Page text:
Carl and August Larson of Chicago made
superb instruments from the turn of the
century through the early 1940s. Their two-man operation produced an estimated 2500
instruments under such brand names as Stahl,
Maurer, Euphonon, Prairie State, Wack, and
Dyer, but we’ve never encountered an instrument with Larson on it. They were among
the first to produce flat top guitars designed
strictly for steel strings. Their instruments are
distinctive in construction, appearance and
sound, and in my opinion these are some of
the most collectible pre-World War II flat tops
other than Martin and Gibson.
National metalbody resonator guitars, late
1920s to late 1930s
National’s concept of a resonator guitar was
an evolutionary dead end in the quest for a
louder guitar, but the metalbody models are
still highly sought for blues-oriented music.
The woodbody Nationals do not have the
same Golden Era status as the metal models.
What makes a Golden Era instrument?
apparent that these instruments are not only
superbly made, but they are not copies of
instruments that came before them. They
introduced innovative design concepts so that
they were effectively not competing with any
used instruments of the day. Moreover, these
innovations brought their designs to perfection. One element of the safety of an investment in a Golden Era instrument is the fact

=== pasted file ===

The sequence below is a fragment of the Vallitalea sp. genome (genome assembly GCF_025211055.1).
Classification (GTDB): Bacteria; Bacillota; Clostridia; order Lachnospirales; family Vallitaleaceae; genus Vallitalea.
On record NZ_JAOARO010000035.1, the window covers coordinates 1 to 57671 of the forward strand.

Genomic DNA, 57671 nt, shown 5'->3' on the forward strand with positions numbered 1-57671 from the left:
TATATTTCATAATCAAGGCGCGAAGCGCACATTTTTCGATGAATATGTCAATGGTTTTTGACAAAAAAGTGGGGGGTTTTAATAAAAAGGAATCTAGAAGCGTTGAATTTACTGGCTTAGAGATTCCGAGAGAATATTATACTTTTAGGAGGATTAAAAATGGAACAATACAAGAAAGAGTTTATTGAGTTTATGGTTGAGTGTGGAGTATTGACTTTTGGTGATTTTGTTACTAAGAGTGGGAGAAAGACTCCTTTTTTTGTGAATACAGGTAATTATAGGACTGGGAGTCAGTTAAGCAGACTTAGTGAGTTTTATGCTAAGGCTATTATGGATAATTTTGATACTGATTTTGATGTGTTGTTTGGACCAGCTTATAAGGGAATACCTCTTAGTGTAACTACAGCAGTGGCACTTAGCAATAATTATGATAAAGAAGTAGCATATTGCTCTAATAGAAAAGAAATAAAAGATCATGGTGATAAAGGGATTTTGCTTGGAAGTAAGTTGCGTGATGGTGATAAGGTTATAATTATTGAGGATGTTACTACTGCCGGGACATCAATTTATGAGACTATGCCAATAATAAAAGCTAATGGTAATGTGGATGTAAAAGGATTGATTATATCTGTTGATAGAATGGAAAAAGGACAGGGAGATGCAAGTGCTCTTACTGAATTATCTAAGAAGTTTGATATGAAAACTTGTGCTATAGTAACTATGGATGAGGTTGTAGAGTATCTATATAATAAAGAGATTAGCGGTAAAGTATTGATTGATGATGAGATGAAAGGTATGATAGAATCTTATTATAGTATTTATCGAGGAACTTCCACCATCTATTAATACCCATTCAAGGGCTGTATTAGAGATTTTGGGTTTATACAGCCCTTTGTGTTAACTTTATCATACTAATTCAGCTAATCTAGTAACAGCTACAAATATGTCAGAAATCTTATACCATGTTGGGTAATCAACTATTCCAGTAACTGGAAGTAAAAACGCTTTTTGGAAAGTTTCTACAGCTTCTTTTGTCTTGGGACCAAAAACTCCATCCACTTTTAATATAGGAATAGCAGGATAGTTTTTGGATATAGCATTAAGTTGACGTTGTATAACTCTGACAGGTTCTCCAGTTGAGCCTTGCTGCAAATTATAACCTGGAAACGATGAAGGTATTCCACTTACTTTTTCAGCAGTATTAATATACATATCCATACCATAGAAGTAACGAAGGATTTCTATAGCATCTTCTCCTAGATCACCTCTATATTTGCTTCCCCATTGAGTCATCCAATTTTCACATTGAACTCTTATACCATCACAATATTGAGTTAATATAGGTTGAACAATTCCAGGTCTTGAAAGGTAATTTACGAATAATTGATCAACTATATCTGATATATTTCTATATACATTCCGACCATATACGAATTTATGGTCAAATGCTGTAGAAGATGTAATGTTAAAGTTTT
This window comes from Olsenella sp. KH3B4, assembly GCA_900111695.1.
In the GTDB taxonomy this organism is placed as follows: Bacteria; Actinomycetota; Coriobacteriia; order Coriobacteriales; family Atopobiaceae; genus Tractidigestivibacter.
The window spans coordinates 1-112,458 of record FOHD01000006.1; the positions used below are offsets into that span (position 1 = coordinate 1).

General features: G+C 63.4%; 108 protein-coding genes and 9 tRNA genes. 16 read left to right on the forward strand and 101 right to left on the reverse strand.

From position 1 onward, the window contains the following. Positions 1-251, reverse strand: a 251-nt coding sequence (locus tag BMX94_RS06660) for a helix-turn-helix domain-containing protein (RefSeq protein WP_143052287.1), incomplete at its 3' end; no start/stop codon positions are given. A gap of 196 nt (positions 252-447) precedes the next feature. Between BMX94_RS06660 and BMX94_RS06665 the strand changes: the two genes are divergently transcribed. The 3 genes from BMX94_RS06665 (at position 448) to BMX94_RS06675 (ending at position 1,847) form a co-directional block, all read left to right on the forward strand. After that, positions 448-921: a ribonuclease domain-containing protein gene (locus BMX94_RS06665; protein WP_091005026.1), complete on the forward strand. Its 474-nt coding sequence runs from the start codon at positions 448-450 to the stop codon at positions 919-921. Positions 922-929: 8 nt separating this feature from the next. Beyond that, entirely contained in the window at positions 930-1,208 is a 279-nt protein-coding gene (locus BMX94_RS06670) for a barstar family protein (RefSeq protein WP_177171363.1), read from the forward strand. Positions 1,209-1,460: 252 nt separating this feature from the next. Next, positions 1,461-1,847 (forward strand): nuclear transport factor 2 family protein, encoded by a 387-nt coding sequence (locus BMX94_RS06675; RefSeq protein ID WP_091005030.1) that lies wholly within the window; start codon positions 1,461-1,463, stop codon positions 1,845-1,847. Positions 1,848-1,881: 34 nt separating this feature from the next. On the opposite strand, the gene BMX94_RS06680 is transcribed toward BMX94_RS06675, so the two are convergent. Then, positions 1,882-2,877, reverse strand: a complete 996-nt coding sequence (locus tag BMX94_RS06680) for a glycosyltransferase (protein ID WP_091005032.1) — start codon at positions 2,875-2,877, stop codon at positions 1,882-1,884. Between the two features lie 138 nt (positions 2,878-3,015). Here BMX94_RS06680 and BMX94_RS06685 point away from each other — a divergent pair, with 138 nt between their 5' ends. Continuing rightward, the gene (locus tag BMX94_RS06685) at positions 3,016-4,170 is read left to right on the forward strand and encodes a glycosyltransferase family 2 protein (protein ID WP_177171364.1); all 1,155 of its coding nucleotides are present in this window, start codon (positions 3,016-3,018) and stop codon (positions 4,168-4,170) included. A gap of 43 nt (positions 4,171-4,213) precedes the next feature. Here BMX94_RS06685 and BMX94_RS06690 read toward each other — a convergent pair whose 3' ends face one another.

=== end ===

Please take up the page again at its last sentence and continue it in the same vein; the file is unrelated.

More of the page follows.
that it is not likely to be replaced by a new
design. Virtually all of the significant acoustic
guitar designs that are popular today have
been in place since the mid-1930s. While I
certainly do not rule out the possibility that a
modern maker could come up with a major,
innovative new design, with the possible
exception of a truly great sounding acoustic-electric, there is no obvious need to be filled,
such as the need for a louder guitar in the
days of the big bands.
Golden Era guitars are also considered to be
of higher quality than even the most accurate
new reissues. While the level of craftsmanship may be better today in some cases, the
materials – in particular old-growth, air-dried
wood – are not available. In addition, few-makers today use hide glue, and the lacquer
Early 1930s National Style 4
formulas available today are quite different
from those of the 1920s through the 1960s.
Consequently, in the years since Martin’s
Golden Era, hundreds of companies and individual luthiers have made guitars modeled
on a 1937 D- 28, but no copy or reissue of a
Martin has ever been viewed as being truly
equal to the originals of the 1930s.
As with any investment, there are no guarantees, but the Golden Era instruments have
proven over the past three-plus decades to be
the “blue chips” of the vintage guitar market,
with steadier growth and fewer “corrections”
than the stock market.
has been dealing vintage guitars since the 1960s. Gruhn’s
Guide to Vintage Guitars (co-written with Walter Carter)
is the “bible” for vintage collectors. Visit gruhn.com or